Keke Palmer Opens Up About Overcoming Section 8 Beginnings And Sexual Abuse
Sometimes talking with fans can bring about a deeper level of honesty from stars that journalists just can’t get, and it’s refreshing. A great example of this is Keke Palmer’s conversation with her fans on Facebook Live this week about her upcoming book, I Don’t Belong to You: Quiet the Noise and Find Your Voice.
During her chat with fans, she was asked why she decided to share her story in a book. The simple question unleashed some unbridled truth from Palmer about overcoming tough beginnings in Robbins, Illinois with her family with the help of unwavering faith and determination. It’s her hope that her story will encourage others. Here’s what she had to say in full:
I decided to write a book because I felt like so much of my life was similar to others. So many people watch my career and sit back and think they can’t do the things I can do because they think I came from a privileged lifestyle. I’m trying to let ya’ll know immediately, I’ve been through some sh-t. Some real sh-t, ya’ll. I didn’t come from glitter and glow.
The reason why I’m in the entertainment business is because my parents believe in God. Honestly. My parents believed in God so much that they saw Him in my eyes and they decided to drive four days and three nights to California to help me pursue my dreams. They believed that if what they felt was true and I was able to succeed, in whatever fashion that meant, it would be a testimony to other people that they could be whatever they want to be because God is real. God will carry you if you’re coming from a true place.
I come from a poor community. My daddy drew his pension in order for me to be able to pursue my dreams. I actually came to California, drove four days and three nights and at 22, 23 years old I’m still in the industry and I have a book to write the testimony about all of it? Guys, God is real. And that’s why to this day I’m so grateful to my parents because that’s the number one thing they taught me: faith…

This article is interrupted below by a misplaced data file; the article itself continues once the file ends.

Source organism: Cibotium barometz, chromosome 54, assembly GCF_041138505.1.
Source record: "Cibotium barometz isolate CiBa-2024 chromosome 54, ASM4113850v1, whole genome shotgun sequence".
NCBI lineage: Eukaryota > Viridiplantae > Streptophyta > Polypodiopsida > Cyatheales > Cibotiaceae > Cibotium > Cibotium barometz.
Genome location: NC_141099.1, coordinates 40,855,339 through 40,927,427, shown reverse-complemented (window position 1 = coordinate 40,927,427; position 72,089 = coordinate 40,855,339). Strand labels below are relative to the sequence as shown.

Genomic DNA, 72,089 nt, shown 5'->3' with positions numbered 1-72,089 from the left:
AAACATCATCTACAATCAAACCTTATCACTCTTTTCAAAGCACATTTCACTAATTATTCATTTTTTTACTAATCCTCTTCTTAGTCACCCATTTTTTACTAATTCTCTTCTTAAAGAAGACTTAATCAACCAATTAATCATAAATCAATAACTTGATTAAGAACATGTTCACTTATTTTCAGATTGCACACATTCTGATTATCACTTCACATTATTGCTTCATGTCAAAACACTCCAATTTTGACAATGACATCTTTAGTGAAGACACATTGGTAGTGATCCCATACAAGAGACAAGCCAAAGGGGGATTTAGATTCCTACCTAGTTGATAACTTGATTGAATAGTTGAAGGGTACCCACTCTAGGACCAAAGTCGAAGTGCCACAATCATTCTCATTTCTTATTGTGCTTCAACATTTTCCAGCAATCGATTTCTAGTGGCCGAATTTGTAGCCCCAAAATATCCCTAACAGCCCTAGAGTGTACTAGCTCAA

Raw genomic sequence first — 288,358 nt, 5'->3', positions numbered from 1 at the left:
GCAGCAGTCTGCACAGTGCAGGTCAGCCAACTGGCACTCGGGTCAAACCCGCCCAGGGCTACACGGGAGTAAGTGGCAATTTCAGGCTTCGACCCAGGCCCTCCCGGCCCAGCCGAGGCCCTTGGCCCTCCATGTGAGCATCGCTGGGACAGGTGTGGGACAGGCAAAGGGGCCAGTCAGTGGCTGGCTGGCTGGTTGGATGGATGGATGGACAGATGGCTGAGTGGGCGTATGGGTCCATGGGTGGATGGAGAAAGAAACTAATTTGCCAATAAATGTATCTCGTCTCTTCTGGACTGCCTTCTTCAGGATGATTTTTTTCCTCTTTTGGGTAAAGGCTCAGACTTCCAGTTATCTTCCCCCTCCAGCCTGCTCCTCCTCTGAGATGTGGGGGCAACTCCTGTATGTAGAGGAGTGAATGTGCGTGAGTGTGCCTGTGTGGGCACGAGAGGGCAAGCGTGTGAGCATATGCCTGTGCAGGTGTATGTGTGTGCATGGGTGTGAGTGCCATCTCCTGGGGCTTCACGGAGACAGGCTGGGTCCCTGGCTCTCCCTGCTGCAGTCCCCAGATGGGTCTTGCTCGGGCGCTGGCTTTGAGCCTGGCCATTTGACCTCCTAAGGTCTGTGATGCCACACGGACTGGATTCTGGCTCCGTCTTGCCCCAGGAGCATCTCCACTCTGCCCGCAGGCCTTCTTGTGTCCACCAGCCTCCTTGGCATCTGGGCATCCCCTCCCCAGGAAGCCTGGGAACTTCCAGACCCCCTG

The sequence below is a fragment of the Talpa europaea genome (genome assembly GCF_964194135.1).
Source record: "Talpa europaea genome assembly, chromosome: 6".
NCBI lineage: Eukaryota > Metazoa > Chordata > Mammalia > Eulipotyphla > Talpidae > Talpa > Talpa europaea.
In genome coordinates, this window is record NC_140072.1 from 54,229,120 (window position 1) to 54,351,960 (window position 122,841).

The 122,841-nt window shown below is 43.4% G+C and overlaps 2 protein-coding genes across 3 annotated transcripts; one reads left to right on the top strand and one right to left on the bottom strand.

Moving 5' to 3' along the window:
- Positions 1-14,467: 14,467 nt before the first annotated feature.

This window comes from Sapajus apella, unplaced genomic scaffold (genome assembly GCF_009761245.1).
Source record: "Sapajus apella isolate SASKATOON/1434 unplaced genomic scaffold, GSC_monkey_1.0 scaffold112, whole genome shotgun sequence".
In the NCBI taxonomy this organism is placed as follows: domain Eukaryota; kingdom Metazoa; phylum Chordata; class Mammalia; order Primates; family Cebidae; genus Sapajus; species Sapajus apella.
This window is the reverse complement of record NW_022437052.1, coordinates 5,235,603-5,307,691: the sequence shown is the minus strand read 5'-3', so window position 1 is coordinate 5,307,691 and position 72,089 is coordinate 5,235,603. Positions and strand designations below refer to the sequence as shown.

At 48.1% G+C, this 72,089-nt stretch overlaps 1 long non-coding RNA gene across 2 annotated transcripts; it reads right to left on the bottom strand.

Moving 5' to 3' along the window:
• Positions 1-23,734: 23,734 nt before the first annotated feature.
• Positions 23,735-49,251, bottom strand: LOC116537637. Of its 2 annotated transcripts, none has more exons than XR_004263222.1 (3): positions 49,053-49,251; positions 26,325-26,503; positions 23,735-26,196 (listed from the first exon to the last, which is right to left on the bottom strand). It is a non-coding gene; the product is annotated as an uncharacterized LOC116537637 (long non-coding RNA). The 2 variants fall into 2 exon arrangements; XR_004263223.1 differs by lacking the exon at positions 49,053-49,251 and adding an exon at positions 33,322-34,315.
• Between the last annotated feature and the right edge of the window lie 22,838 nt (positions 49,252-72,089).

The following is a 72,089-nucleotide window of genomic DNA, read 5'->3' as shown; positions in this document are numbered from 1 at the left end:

It really was Godsent how everything happened for us … When we got here, the first couple of weeks, I got a Kmart commercial. People really thought I was born into this industry. They felt like it was handed to me. But that was the gag, and that’s the gag that my family, we all have. At the end of the day, it wasn’t handed to me. At the end of the day, the cards were against me. At the end of the day, I did grow up on Section 8. At the end of the day, I have experienced abuse, sexual abuse. I have experienced turmoil in my family. We have a strong bond but we’ve been through some sh-t.
The point is not to hide those things, because when we hide those things we stop other people from being able to envision that life for themselves. Somebody may have gotten abused, somebody may have been put down, somebody mama wasn’t in their life, somebody daddy wasn’t in their life — whatever it could have been. If they don’t see that anybody else has gone through that, and people keep acting as though they live these perfect lives, then it really doesn’t allow other people to be inspired and motivated to go beyond their current realities. It leaves them in a position of thinking they’re not good enough or this life wasn’t offered to them to be good. The reality is it doesn’t matter where you’re from, it doesn’t matter who you are, it doesn’t matter what your daddy did to you or what your mama did to you, it matters what you do with yourself. And that is the reality.
Her comments begin around the 11:45 mark and are definitely worth a listen as reminder that anything is possible.
As for her book, I Don’t Belong to You it is set to be released on January 31 and is sure to be a great read.
Images via WENN